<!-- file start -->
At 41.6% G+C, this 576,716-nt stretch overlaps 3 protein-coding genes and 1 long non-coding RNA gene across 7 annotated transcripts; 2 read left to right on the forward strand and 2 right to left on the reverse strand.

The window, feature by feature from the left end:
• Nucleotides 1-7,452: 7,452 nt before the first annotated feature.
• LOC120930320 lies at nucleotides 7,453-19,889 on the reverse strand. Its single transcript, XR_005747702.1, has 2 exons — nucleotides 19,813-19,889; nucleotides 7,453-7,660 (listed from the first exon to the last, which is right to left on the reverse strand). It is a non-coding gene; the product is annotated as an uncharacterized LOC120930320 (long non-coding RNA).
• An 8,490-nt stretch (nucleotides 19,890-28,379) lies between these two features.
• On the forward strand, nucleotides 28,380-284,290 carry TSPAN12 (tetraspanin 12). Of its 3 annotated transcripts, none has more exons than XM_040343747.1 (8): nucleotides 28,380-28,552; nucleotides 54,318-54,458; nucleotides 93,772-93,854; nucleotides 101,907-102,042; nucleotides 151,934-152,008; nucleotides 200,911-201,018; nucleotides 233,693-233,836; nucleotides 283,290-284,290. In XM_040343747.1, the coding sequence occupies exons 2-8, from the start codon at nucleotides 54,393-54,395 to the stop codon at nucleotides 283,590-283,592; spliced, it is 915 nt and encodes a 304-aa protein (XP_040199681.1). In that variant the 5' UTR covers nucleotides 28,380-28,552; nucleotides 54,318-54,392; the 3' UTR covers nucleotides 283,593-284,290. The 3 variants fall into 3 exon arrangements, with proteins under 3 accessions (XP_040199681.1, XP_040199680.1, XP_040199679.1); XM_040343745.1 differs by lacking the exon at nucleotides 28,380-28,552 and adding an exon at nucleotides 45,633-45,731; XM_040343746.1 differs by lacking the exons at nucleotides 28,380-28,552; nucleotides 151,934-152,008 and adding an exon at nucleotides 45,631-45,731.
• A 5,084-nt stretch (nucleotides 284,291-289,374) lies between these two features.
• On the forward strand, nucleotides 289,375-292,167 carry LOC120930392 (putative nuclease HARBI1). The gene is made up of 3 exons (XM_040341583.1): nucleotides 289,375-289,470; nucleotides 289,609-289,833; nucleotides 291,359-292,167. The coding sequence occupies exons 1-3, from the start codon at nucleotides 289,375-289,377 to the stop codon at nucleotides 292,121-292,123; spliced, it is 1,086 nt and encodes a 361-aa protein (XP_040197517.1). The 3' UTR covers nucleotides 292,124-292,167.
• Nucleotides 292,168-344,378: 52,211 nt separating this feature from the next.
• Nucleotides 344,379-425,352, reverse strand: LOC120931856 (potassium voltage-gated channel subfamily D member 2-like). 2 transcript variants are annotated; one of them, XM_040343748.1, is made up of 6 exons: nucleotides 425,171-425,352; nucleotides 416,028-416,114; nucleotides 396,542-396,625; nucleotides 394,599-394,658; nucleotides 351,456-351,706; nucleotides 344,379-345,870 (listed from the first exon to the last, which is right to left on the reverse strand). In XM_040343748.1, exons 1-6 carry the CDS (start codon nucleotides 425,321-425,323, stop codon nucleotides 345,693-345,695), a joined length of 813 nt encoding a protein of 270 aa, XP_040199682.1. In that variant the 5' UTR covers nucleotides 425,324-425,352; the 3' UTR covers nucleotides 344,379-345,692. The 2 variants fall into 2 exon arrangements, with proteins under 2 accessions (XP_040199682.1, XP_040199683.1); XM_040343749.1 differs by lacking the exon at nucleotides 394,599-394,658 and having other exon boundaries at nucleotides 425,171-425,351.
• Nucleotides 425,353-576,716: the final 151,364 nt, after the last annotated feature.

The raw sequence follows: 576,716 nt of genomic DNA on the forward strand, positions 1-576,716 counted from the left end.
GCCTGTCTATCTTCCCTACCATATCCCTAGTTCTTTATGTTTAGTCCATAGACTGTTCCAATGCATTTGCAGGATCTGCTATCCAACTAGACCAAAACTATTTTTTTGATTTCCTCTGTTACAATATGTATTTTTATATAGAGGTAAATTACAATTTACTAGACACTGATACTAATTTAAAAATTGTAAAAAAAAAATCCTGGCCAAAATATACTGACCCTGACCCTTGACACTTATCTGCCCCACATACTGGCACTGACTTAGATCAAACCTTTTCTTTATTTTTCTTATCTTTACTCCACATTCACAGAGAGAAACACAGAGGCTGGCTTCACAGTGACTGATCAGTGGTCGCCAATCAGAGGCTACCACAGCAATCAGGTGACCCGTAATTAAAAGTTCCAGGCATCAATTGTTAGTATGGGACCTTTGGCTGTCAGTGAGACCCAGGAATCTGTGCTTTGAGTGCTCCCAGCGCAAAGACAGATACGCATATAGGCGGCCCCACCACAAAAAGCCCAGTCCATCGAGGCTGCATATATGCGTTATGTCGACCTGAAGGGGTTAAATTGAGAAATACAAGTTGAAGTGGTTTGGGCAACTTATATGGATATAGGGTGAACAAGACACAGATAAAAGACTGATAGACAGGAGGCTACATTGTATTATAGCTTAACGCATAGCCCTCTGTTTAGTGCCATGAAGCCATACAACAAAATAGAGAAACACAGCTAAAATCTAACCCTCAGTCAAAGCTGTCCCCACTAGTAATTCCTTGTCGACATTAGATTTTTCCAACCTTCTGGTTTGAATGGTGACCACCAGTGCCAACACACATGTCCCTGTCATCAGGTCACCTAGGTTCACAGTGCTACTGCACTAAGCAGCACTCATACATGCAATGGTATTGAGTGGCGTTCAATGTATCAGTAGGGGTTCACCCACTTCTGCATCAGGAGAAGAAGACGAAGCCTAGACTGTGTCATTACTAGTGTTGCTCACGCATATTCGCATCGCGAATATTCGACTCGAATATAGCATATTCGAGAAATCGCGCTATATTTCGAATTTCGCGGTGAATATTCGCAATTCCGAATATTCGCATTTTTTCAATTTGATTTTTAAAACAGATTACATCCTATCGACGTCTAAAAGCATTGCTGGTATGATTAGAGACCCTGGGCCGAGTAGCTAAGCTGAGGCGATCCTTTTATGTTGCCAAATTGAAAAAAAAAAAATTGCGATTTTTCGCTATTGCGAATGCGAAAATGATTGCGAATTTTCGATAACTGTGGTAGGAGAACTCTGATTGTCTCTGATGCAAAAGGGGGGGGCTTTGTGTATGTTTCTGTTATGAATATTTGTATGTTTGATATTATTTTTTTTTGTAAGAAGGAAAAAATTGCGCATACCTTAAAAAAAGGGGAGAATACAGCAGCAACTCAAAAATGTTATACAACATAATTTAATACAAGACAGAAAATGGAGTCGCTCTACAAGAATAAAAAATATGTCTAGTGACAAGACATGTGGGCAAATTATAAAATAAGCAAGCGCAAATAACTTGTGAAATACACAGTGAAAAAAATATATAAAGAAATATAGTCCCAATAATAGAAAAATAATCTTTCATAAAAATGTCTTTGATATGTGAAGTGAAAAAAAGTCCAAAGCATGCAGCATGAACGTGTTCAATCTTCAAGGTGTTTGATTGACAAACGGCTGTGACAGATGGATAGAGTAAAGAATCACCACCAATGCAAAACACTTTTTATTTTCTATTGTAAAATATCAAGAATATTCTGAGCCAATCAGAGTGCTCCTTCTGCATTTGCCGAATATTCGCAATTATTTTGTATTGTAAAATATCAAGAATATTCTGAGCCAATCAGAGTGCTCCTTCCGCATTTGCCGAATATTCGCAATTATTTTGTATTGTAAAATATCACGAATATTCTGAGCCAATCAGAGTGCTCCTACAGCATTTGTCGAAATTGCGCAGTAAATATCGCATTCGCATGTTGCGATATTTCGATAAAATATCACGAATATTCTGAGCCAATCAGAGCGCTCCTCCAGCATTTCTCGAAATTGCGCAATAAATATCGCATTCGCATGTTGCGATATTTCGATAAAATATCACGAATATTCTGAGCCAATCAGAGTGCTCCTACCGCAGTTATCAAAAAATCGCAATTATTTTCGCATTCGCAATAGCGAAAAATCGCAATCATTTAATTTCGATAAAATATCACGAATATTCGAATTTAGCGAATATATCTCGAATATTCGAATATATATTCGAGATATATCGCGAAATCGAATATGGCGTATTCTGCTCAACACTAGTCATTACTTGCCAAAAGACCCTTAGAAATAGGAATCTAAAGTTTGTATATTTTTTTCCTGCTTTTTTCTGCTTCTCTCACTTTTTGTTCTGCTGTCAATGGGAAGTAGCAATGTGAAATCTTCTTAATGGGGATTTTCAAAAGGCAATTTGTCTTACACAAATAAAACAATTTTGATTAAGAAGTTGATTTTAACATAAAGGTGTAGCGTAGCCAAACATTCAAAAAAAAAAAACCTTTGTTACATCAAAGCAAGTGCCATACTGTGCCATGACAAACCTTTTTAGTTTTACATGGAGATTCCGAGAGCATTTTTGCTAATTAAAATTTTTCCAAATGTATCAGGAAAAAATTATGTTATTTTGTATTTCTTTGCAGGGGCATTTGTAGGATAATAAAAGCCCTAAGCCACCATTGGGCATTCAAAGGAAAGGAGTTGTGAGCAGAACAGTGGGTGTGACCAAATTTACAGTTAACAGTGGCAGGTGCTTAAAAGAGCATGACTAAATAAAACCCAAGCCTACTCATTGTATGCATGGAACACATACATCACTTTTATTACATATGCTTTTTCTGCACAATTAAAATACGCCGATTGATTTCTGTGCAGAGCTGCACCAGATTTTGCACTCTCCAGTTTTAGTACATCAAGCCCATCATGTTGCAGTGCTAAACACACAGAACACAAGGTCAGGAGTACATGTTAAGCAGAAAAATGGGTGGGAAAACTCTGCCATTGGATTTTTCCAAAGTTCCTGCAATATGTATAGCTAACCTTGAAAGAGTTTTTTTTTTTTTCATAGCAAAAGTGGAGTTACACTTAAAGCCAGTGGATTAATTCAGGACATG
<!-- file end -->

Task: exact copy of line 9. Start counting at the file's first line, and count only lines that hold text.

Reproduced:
• Nucleotides 292,168-344,378: 52,211 nt separating this feature from the next.